The HCV protease disrupts the innate immune response and IFN induction pathway. IFNs are induced in the presence of the HCV viral genome sensing by pattern-recognition receptors, retinoic acid inducible gene I (RIG-I) and toll-like receptor proteins (such as TLR3) [37, 91]. It was shown that HCV NS3/4A protease cleaves host proteins including the mitochondrial antiviral signaling protein (MAVS) [92, 93], and the TIR-domain containing adapter-inducing interferon-β (TRIF) [94], adaptor proteins of RIG-I and TLR3 signaling pathways, respectively. This leads to inhibition of the innate immune response and the IFN induction pathway. The HCV NS3/4A protein has also been shown to block the phosphorylation and nuclear translocation of the interferon regulatory factor 3 (IRF-3), a key component of the downstream signal of both RIG-I and TLR3 resulting in a significant reduction of the transcription of IFN-α-inducible genes [95, 96].

HCV NS4B

It has been shown that the expression of HCV NS4B in cell culture inhibited the protection of the cells by IFN-α treatment from vesicular stomatitis virus infection. The NS4B protein of HCV reduced the IFN-α-induced phosphorylation level of STAT1 and the expression levels of type I interferon receptors and a reporter driven by the IFN-stimulated response element (ISRE) promoter [97].

HCV NS5A

The NS5A protein of HCV binds to and inactivates PKR in vitro. This binding is dependent on the PKR binding domain (PKRBD, codons 2209–2274) [98, 99]. This interaction presumes to allow viral protein synthesis to occur during IFN treatment. A number of studies have demonstrated the inhibitory effects of HCV NS5A protein on the IFN-induced Jak/STAT signaling pathway [100103]. It has been shown that HCV NS5A blocked the ISRE promoter activity and IFN-induced STAT1 phosphorylation and its nuclear translocation resulted in inhibition of the IFN-induced ISGs expression [100, 101, 103]. It has been proposed that the interaction between the C-terminal region of NS5A and STAT1 is responsible for the anti-IFN activity of NS5A [102, 103].

Amino acid variations associated with the response to IFN-based therapy

In addition to the study of how HCV proteins counteract IFN activity, cloning and sequencing approaches for HCV isolates derived from patient sera with known virologic responses to antiviral therapy have been investigated. The clinical importance of amino acid variability within several functional regions of HCV proteins such as core, E1, E2, NS3, NS4B, NS5A and NS5B in correlation with the responses to IFN therapy have been described [104143].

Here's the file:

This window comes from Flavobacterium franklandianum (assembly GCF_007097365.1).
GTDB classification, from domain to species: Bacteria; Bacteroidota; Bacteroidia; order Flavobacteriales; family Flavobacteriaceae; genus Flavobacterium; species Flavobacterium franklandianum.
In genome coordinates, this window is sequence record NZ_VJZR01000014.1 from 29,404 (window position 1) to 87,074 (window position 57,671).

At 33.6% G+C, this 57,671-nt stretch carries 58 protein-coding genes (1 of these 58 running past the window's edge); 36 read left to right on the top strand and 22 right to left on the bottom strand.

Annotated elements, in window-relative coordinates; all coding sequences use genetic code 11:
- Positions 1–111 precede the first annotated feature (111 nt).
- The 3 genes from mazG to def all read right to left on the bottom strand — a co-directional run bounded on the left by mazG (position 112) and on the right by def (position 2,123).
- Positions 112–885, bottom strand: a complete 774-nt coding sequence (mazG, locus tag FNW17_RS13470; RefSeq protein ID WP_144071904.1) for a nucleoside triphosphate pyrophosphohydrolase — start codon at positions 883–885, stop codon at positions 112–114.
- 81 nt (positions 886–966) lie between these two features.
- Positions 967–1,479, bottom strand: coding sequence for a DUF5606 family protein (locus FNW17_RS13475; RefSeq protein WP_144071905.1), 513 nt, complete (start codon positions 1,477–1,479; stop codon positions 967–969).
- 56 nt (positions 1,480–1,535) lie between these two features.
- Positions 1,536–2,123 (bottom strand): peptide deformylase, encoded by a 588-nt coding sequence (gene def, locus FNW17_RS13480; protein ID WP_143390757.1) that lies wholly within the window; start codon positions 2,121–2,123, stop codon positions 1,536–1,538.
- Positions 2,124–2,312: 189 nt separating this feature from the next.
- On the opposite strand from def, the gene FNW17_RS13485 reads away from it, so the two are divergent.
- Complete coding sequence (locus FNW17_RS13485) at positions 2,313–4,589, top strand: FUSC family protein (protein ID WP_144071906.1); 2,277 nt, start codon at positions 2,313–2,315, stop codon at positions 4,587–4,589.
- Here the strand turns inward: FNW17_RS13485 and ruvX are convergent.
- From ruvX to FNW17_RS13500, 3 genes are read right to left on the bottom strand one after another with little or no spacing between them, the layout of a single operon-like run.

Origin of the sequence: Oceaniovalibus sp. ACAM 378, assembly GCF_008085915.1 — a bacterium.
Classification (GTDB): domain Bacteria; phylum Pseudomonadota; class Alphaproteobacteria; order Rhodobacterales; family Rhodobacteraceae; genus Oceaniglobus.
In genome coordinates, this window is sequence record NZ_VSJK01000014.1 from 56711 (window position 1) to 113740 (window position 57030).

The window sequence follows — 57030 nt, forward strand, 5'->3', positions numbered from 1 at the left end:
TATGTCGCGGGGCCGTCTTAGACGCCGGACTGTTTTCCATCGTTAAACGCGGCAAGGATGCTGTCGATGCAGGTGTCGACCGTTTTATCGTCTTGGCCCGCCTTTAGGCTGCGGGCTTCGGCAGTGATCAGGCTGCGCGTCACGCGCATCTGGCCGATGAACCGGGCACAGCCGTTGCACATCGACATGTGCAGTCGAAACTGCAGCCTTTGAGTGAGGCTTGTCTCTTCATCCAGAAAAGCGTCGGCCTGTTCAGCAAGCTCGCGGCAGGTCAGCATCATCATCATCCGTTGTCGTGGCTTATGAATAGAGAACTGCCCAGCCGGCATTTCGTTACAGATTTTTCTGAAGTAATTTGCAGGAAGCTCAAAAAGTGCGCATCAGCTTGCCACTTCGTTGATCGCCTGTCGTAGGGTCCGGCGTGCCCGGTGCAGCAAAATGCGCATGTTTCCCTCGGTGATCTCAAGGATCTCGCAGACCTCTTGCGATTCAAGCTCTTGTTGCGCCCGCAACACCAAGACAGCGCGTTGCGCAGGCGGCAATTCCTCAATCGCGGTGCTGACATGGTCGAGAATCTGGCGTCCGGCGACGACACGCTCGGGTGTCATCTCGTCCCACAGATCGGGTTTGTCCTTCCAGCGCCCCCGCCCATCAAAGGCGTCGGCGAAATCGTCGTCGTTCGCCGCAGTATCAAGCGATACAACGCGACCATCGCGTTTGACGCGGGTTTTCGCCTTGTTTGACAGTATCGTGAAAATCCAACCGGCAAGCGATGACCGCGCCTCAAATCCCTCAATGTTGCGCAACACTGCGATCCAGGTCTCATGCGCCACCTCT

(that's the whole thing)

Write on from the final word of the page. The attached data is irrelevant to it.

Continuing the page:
HCV core

The significance of amino acid mutations in the core protein of HCV and the response to IFN-based therapy has been described well in genotype 1b. Previous studies have demonstrated that substitutions of amino acid residues 70 (R70Q) and/or 91 (L91M) in the core region were significant factors independently associated with a non-virological response (NVR) to IFN and ribavirin combination therapy [104, 105]. Substitutions in this region were also used for predicting the response to IFN in Japanese patients with HCV genotype 1b [106]. Moreover, the HCV core mutants R70 and L91 were shown to be resistant to IFN in vitro. Theses mutants were associated with a decrease in IFN-induced phosphorylation of STAT1 and STAT2, and the expression of ISGs through enhancement of the expression of SOCS-3 and interleukin 6 [107, 108].

HCV E1/E2

Several studies have demonstrated that mutations within the PePHD of the E2 protein of HCV genotypes 1b and 3a showed no correlation with the clinical outcomes in patients treated with IFN-α [109112]. However, it has been demonstrated that PePHD of genotypes 2a and 2b had multiple amino acid variations and one particular motif, “RGQQ-” at the N-terminus of PePHD showed a close relationship with IFN resistance [113]. Another study showed that the presence of substitutions in a N-terminal variable region (codons 617–641) in the C-terminal region of E2 showed a significant correlation with a low viral load and a sustained response to IFN treatment [114]. Furthermore, a study into recombinant 1a and 3a HCV genotypes identified that amino acid substitutions at positions 345 and 348 of E1 and 414 of E2 increased IFN-α resistance [115]. It was shown that amino acid changes I348T in E1 protein of HCV genotype 1a (H77), F345V in E1 and V414A in E2 of genotype 3a (S52) increased viral fitness and that I348T and F345V/V414A mutants enhanced viral entry and release, respectively [115].

HCV NS3

In the HCV replicon system, several mutations within the NS3 gene that led to the enhancement of replication efficiency have been reported. The HCV isolates from patients harboring amino acid substitutions in the NS3 protein (R1283G, P1112R, and S1496M) showed a slower decrease of HCV RNA than those without mutations at those positions during IFN-α-based therapy [116]. Additionally, it has been reported that the HCV 1b-infected patients with a better anti-IFN response (>3.5 log decline of viral RNA by day 28) have higher number of amino acid substitutions in the NS3 protein than those of the patients with a poor response (<1.4 log decline of viral RNA by day 28) [117]. Recently, it has been demonstrated that increases in amino acid variations in the NS3 protein of HCV genotypes 1a, 1b, 3a, and 3b are associated with the response to Peg-IFN and ribavirin combination therapy [118]. Amino acid variations within the full-length NS3, particularly in protease and helicase domains of NS3 of HCV genotype 1a, as well as the full-length NS3/helicase domain of HCV genotype 1b from responding patients treated with Peg-IFN and ribavirin are significantly more frequent than those from treatment failure groups [118]. In addition, use of an HCV replicon cell line which was exposed to IFN-α and IFN-β revealed that substitutions S1269Y, K1270R, and R1135K in NS3 protein were associated with IFN resistance [119]. The possible reasons that may explain why these mutations may lead to IFN resistance based on the fact that NS3 is known as a bifunctional enzyme with serine protease activity on the N-terminal domain and RNA helicase on its C-terminal domain [120]. The NS3 helicase is essential for HCV RNA replication and also plays a role in viral particle assembly [121]. Conceivably, amino acid substitutions in this region or particular position may affect the function of NS3 and contribute to the acquisition of IFN resistance. Correspondingly, Numba et al. [119] also described these amino acid substitutions of S1269Y, K1270R, and R1135K in the NS3 may contribute to the acquisition of IFN resistance. To clarify these points, further analysis, such as the characterization of HCV replicon cells re-established by the transfection of these HCV replicon RNAs into Huh7 cells, will be necessary [119].